BulgingButtons

Not bad for a fat girl


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All About the Story

Imagine you’re 15 and your undocumented immigrant mother has told you that the family is running away, again. You shove everything into a trash bag, and help your little sister do the same. At 3 am you arrive at the Sonoran Court Apartments, your new home. Your neighbor is a shadowy Sudanese immigrant. His ties with the supernatural world are terrifying, and he’s trying to convince you that you’re in danger. This is Daisy’s life.

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ca9f9d3cfbc6b803d582b2b79d50cb19_typingpal-computer-computer-typing-clipart_200-262.jpegI’m sitting in a workshop with Janet Reid, aka The Query Shark. I just have to say, she’s hilarious. This crowd doesn’t seem to completely realize this, but she is.
I’m glad I’m here. I’m glad I’m learning. And I’m glad that the main message, over and over, is, “it’s all about the story.”

So what that means, in short, is I have to get back to the story. Grrr. No, really, I love the story. I do. I just have to finish my revisions. You know, making the story better. The plot chasm I’ve been fretting over has a solution that I’ve been working on, so there’s that.

So now it’s time to get back to it. After the workshop, of course. I can do this, I know I can. Daisy needs me.


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Welcome to the Tiniest Month Challenge

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February is so short it seems like it begins and ends in a flash.

What better month for a challenge, then?

So here’s my challenge to myself, and by extension to all of you:

Pick something and stick with it. Every. Day.

At least for this tiny month of February.

Some ideas that have rattled around my brain:

  • hit my Fitbit steps goal everyday
  • take time to read for pleasure
  • eat vegetables
  • mindfully give a compliment
  • write
  • avoid social media
  • stay out of Starbucks
  • call Mom

We all have things that we “should” do that we neglect. Since this is such a short month why not pick one and stick to it? It’s only 28 days, after all.

In an ideal world I would do ALL of the things on my above list everyday, but I don’t. I’m going to pick ONE and stick with it, but what to pick?

I see my ideas in roughly 3 categories: mental health, physical health, and social connectedness (which, really, is a part of staying mentally healthy I suppose). For me, physical health is the most urgent of those needs at the moment. To that end I choose the first goal: to reach my steps goal each day.

I would love to have company on my tiniest month challenge. If you’re interested please comment with your tiny month goal, and don’t worry if the month has already begun, you can start anytime you want!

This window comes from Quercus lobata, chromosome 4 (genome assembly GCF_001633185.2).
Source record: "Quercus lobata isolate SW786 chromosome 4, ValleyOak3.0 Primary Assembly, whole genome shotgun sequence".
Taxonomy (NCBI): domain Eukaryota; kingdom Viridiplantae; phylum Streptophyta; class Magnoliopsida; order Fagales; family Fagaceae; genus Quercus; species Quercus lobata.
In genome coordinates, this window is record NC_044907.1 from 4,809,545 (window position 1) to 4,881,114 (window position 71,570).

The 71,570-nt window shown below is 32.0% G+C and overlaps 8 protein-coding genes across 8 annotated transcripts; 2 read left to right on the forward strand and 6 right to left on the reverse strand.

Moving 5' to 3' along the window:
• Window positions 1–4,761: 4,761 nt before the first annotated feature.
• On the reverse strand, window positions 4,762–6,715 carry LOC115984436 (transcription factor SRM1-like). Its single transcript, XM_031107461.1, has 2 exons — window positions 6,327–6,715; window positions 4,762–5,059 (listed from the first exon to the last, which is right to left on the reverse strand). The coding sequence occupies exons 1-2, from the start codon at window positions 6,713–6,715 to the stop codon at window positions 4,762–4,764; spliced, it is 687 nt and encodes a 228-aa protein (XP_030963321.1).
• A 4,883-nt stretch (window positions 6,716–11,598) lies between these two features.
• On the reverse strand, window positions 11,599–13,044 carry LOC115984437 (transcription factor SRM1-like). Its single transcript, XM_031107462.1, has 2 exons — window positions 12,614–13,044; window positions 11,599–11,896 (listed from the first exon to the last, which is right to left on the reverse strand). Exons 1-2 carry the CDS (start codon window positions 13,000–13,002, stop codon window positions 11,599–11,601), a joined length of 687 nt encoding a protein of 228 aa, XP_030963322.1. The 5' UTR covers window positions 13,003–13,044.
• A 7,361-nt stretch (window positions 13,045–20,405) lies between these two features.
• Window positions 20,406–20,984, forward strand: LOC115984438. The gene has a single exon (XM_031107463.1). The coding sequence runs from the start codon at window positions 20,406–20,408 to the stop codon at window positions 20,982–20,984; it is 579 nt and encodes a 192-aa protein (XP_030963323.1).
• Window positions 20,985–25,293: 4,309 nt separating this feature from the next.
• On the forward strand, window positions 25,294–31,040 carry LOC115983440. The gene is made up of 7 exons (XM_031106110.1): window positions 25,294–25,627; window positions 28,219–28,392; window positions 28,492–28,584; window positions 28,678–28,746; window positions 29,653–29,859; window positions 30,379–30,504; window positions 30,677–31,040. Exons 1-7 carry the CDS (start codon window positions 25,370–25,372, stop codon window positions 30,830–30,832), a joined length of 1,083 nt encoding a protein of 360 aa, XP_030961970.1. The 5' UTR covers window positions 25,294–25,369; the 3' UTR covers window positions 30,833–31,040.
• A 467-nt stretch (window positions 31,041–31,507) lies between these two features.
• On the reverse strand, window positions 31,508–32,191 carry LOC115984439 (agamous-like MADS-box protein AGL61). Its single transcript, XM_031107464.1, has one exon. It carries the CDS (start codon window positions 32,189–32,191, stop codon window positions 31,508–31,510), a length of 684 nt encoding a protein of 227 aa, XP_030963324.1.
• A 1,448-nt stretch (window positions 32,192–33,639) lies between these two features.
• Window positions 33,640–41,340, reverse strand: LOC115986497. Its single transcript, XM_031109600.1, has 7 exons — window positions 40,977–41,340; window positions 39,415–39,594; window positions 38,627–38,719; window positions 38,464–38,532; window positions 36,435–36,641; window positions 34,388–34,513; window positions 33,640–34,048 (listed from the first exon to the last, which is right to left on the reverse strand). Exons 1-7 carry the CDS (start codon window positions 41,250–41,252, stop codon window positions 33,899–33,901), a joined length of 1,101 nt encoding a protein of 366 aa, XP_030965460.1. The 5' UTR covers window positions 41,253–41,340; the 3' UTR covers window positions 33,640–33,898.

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Go For It!

images.jpegIt sounds like a good idea, right? Identify your goal and hop to it. Go out there and grab hold of your dreams! That’s the American Way, isn’t it? Is it? I’m not sure.

I’m not sure of a lot of things. Like, for instance, what exactly my “goal” is at this particular point in my life.

I have goals, certainly. I have many of them, some large, some miniscule. So I suppose my question is how do I prioritize them? How do I decide WHICH goal is the “go out there and get it!” goal? Or are there multiples of those? In which case, the new question becomes, how on earth do I go out and conquer all that stuff????

Well, I’m a firm believer in divide and conquer, so there’s that. But then we go back to the prioritizing issue. What to tackle first?

When paying down debt there are two main schools of thought. The first states that you should allocate the majority of your efforts to eliminating the debt with the highest interest rate first, then tackle the next highest and so on. The second one suggests that you go after the smallest debt first, then the next smallest amount and so on, leaving the largest debt for last.

Both methods have their pros and cons, and both methods, if applied faithfully, will get you out of debt eventually. So what’s the right answer? I don’t know, but fortunately getting out of debt is one goal that I achieved several years ago, so I don’t have to worry about it. (By the way, I used the small amount first method, it helped me feel successful and empowered by the process).

Maybe I can use the same method with my goals. Maybe I should start with “baby steps” as Flylady says. Or, as my father used to put it, “Rome wasn’t built in a day.” For now I will keep stepping to get my daily fitbit steps, I will keep working at revising my novel, I will keep sharing my writing with you all and my writing partners, and I will keep working to tackle the clutter that’s been invading my home bit by bit. I will also keep being the best teacher, mother, daughter, and partner I can be. That’s not too many goals, is it? Wish me luck, and if you have any advice, I’d love to hear it.

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